Good news!

We have non-bank construction lenders who aren’t under such silly regulations. Give us a call if you have banked some land years ago and now want to develop it.

Helpful links

This article isn’t meant to be legal advice and does not answer all the questions about the HVCRE rule. So if you want to learn more here are some links to the regulation, guidance Q&A and others interpretations.–US-Federal-Banking-Agencies-Release-Answers-to-FAQs.pdf


Six steps to keep your next commercial project out of trouble

By | Commercial Real Estate, Construction financing, New Construction

Community banks are ever monitoring and reviewing their commercial mortgage portfolios. These loans are typically their larger loans within the bank and as such get closer scrutiny from banking regulators. When local real estate markets run into trouble, the banks servicing commercial mortgages will be looking closely at each one for any signs of trouble. In addition, bank examiners will be looking closely at them as well.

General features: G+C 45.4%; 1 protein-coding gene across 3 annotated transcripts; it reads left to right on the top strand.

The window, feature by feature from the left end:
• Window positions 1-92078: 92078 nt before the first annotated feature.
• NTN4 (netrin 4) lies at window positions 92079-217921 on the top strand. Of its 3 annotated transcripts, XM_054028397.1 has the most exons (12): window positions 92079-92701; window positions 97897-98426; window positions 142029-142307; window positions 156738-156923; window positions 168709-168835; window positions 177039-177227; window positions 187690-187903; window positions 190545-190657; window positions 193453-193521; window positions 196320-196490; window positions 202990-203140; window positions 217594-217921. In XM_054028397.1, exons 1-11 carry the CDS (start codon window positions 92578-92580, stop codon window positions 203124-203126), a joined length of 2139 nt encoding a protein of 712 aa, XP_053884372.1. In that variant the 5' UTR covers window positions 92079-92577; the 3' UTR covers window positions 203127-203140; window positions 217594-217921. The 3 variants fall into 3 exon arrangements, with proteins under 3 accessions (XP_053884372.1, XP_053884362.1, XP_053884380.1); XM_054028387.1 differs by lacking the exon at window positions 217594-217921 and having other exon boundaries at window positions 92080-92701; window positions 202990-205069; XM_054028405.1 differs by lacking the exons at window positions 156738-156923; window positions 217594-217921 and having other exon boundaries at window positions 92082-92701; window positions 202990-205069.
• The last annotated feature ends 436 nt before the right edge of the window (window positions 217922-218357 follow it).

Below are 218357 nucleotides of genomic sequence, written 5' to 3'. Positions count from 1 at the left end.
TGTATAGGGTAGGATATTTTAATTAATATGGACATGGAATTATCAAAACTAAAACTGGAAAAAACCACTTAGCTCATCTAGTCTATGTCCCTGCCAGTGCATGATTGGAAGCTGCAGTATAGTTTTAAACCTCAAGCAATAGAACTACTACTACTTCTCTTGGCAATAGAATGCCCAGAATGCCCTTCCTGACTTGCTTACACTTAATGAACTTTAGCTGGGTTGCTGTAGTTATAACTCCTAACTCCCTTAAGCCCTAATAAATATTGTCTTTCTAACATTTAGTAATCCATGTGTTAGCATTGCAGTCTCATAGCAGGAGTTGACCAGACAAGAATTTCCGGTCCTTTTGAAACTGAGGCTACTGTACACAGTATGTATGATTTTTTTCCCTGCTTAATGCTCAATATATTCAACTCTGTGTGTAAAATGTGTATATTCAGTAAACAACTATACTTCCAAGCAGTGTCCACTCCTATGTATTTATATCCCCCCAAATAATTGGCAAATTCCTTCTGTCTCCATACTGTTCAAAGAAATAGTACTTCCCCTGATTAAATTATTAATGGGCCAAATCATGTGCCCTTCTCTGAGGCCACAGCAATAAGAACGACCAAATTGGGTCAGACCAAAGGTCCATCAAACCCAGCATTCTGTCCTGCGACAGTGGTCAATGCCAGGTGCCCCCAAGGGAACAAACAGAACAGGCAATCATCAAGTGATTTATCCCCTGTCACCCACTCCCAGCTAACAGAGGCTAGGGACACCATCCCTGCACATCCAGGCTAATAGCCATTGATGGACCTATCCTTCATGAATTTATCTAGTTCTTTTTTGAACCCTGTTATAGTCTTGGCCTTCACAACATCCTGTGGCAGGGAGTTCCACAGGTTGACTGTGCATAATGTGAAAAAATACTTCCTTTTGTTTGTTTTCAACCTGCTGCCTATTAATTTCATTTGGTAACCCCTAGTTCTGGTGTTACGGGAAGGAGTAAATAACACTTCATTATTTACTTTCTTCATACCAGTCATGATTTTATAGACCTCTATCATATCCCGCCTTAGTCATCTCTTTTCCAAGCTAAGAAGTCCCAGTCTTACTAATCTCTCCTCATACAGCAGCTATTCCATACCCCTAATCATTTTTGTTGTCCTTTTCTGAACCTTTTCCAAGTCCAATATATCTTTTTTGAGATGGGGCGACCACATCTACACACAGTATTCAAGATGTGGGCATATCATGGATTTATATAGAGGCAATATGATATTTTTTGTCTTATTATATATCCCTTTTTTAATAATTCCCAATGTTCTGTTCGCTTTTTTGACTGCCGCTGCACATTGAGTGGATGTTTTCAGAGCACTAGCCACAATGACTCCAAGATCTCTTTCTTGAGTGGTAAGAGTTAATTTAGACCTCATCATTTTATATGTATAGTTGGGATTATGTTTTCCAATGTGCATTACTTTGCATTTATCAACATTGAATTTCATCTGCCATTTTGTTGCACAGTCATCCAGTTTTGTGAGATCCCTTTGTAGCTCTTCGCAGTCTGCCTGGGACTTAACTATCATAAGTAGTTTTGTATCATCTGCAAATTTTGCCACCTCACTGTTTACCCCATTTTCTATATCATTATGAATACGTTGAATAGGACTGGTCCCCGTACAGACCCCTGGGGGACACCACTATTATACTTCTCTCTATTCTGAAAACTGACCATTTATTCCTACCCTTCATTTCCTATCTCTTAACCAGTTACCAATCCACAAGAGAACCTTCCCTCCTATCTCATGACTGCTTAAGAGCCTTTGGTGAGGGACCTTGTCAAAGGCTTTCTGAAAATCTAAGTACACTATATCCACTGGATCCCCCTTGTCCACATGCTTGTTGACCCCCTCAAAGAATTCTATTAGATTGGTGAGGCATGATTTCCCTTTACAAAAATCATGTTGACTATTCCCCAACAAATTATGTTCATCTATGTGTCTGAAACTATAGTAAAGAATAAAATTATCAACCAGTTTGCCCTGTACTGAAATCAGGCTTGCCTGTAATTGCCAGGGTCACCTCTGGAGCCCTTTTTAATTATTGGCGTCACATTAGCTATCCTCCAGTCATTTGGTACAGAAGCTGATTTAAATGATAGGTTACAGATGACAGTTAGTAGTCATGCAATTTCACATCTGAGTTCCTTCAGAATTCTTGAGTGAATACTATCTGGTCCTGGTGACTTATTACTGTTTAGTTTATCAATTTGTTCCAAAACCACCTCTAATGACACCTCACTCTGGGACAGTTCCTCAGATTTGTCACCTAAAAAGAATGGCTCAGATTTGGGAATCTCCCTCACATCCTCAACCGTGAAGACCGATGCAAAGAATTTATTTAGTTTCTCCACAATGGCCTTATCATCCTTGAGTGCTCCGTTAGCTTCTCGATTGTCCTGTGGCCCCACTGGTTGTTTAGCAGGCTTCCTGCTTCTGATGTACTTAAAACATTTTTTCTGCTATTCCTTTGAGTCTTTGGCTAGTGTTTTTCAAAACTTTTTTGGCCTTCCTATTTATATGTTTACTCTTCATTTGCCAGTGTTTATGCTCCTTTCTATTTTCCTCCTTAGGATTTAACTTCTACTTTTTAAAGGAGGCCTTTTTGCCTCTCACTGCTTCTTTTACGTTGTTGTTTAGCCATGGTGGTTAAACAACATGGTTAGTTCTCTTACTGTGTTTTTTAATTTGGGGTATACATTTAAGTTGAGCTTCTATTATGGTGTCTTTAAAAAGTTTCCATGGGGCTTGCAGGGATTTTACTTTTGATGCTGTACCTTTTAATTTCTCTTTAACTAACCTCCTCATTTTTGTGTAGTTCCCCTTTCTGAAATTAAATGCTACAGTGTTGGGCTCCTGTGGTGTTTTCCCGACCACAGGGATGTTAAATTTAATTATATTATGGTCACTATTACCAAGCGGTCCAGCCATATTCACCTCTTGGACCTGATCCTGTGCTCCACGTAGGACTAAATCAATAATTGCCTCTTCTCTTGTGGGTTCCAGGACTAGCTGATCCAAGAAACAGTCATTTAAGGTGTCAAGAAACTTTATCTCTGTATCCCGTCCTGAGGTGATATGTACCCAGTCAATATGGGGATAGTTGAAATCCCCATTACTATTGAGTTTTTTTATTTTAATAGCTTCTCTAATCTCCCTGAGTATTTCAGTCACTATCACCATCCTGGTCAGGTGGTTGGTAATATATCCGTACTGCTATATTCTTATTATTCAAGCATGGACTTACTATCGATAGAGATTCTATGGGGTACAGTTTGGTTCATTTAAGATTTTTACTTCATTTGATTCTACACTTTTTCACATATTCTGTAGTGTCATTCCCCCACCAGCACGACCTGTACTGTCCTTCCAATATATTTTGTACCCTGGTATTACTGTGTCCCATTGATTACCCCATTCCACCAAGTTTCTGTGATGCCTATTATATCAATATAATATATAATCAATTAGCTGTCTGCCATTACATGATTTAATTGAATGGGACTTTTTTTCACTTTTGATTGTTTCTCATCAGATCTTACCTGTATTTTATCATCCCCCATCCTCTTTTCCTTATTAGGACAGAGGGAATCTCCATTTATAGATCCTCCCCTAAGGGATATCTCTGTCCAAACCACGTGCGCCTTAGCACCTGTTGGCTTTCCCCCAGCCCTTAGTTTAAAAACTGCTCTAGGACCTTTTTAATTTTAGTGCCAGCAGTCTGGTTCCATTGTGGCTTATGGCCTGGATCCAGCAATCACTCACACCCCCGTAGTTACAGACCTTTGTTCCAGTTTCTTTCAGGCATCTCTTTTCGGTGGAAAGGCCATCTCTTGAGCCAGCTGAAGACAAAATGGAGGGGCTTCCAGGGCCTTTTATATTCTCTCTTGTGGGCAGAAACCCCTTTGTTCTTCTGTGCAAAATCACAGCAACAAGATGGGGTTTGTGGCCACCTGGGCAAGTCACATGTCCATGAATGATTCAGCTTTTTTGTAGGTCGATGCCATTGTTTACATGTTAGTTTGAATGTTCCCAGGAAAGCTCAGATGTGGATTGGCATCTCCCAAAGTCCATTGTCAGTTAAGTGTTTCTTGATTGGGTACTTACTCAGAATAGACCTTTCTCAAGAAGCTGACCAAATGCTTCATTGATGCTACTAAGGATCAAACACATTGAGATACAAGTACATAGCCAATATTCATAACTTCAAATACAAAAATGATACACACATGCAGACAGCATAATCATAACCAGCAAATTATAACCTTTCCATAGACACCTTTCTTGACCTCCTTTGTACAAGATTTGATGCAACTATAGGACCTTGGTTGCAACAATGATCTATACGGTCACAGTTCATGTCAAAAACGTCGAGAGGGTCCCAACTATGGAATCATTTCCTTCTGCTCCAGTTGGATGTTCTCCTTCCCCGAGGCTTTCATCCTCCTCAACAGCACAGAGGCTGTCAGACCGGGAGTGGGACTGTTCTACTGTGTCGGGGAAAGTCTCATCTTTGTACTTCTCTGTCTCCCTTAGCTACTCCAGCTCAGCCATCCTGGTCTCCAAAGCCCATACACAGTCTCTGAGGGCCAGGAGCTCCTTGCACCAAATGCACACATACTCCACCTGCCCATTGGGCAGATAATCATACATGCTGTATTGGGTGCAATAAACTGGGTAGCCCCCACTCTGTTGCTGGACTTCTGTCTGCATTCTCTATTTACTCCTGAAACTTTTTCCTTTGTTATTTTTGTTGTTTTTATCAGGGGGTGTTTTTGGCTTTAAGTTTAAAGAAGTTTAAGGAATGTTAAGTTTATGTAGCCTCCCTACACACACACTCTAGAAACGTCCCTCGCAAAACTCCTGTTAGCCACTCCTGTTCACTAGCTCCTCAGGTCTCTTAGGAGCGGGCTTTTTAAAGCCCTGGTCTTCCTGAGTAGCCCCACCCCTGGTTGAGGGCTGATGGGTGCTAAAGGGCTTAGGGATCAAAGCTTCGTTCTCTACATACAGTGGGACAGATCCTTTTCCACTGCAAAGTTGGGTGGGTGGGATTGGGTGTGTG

So what are the signs that banks are looking for? How can you ensure that your commercial property associated commercial mortgage won’t end up as a troubled loan on the bank’s watch list? Well, sometimes there’s not much you can do when adverse economic developments tank the economy and cash flows on your property decline. However, here are some things you can do.

First, before you even invest in new construction, take a close look at the local commercial market. Ask yourself, is the market overbuilt? That is one of the first signs of future trouble for your project. Timing is important—sounds too simple, but it gets overlooked when everything in the economy is moving strong and fast. Even bankers get caught up in the euphoria.

Second, be sure you have done your homework on the project. Is there a market for the property? Is the project the right fit for the location? Is it the highest and best use for the location? Not having a sound feasibility study or analysis can lead to substantial problems later on.

Third, keep any selling or leasing concessions to a minimum. If concessions are being made to sell units or get lease commitments for a new project, it could be a sign of trouble if those concessions cause the cash flows to come in below the projected cash flows.